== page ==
The boxes looked to have been kicked around quite a lot. They’d held up, but taken an obvious beating. We got them into the garage, and the UPS lady tartly advised wooden crates next time. I’m sure she was right. Battered boxes aside, there was my engine block, surrounded by foam noodles and wrapped in bubble wrap. It was fine.
The other carton, the one that weighed 115 pounds, was full of miscellaneous parts as previously listed. Metal parts with edges and corners and heft, so the cow count climbed as I recalled having put a very rare gasket set for the aluminum engine, together with a very rare extra head gasket, at the bottom of this box. Fortunately it came through okeh.
Dude with the shop lived some two hours north up in Oregon City, so I commuted over several weekends around the end of the school year (not good for my grades) and then for longer stretches once classes stopped for the summer, and the engine got built. The team approach never materialised; it was pretty much just shop-owner Steve and me. It all seemed to go together fine, and we got the engine installed, and started. Yay, it ran! Boo, it wouldn’t run at all below about 900 RPM and was rough and choppy below about 1100. At higher engine speeds—like if I left it in second gear—it made a throaty new growl and seemed to wake up briefly before then running out of breath. And the exhaust was smoky.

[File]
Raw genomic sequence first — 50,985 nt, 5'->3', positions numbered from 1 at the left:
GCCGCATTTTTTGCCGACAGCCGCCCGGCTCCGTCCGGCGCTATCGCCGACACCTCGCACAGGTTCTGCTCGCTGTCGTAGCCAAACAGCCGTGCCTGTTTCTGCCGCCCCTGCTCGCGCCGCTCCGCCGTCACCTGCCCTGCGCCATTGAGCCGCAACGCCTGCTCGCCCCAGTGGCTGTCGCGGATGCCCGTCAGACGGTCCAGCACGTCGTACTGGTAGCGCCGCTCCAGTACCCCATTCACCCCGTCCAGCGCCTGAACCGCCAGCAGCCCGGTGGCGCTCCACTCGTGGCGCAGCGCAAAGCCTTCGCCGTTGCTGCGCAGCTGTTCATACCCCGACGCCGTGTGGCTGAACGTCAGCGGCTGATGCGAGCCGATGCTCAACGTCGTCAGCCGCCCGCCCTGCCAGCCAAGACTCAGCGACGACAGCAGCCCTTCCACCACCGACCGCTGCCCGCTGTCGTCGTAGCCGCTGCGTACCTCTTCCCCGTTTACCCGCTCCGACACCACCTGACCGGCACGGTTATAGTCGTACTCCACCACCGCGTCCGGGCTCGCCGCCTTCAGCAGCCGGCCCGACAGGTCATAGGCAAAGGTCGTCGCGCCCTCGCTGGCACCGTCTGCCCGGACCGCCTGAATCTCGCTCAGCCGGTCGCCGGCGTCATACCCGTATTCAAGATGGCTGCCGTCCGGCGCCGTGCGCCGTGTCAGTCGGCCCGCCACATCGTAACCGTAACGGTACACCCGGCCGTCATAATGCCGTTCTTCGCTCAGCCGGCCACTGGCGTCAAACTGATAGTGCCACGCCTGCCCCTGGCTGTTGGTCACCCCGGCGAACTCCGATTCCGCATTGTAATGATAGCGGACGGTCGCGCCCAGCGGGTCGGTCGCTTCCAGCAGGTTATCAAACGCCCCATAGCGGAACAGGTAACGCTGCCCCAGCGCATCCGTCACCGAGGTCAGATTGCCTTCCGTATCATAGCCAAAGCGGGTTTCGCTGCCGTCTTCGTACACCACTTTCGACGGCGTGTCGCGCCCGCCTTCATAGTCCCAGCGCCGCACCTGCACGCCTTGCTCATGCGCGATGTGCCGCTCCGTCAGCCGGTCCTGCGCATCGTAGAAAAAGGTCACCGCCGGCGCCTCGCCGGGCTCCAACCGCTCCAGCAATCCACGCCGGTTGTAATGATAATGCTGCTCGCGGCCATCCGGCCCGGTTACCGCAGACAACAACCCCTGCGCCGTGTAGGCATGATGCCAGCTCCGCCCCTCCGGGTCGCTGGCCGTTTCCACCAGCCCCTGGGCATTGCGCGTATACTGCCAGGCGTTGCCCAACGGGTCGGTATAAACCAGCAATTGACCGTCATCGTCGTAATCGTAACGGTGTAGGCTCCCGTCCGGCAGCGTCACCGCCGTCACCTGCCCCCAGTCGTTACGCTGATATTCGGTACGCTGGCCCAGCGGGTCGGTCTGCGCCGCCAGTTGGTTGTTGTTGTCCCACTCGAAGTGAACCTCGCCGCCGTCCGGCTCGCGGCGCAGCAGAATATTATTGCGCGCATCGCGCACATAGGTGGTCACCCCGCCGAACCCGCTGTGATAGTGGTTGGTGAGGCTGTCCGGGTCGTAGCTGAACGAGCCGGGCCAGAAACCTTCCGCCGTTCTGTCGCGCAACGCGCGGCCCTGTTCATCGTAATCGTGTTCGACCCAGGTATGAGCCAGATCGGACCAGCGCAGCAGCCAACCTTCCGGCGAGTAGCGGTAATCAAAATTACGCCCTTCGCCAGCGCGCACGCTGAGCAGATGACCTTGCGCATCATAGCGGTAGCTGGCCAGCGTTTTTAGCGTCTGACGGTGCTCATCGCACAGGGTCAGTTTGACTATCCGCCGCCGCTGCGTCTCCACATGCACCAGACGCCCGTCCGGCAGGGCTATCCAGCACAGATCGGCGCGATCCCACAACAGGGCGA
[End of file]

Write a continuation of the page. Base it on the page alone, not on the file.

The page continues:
This was…very disappointing. I’d had such grand IMAX surround-sound THX mind-movies of this lovely, unusual aluminum engine running so picture-perfectly; it was jarring and bruising when the results in reality didn’t measure up to the fantasy. I had hair at the time, and there was much tearing of it; rending of garments, too. I chased after what seemed like they had to be vacuum leaks and timing problems, but never really got anywhere.
Eventually I arranged to head down the 5 to noted Chrysler tech Hemi Andersen’s, in southern California. This was not really on the way between Western Oregon and Denver, but…off I went! Me and my Valiant crammed full of not only the possessions I was moving back to Denver with because my lease had ended, but also a whackload of carp arts; heavy ones made of metal. About 850 pounds of stuff, all in all.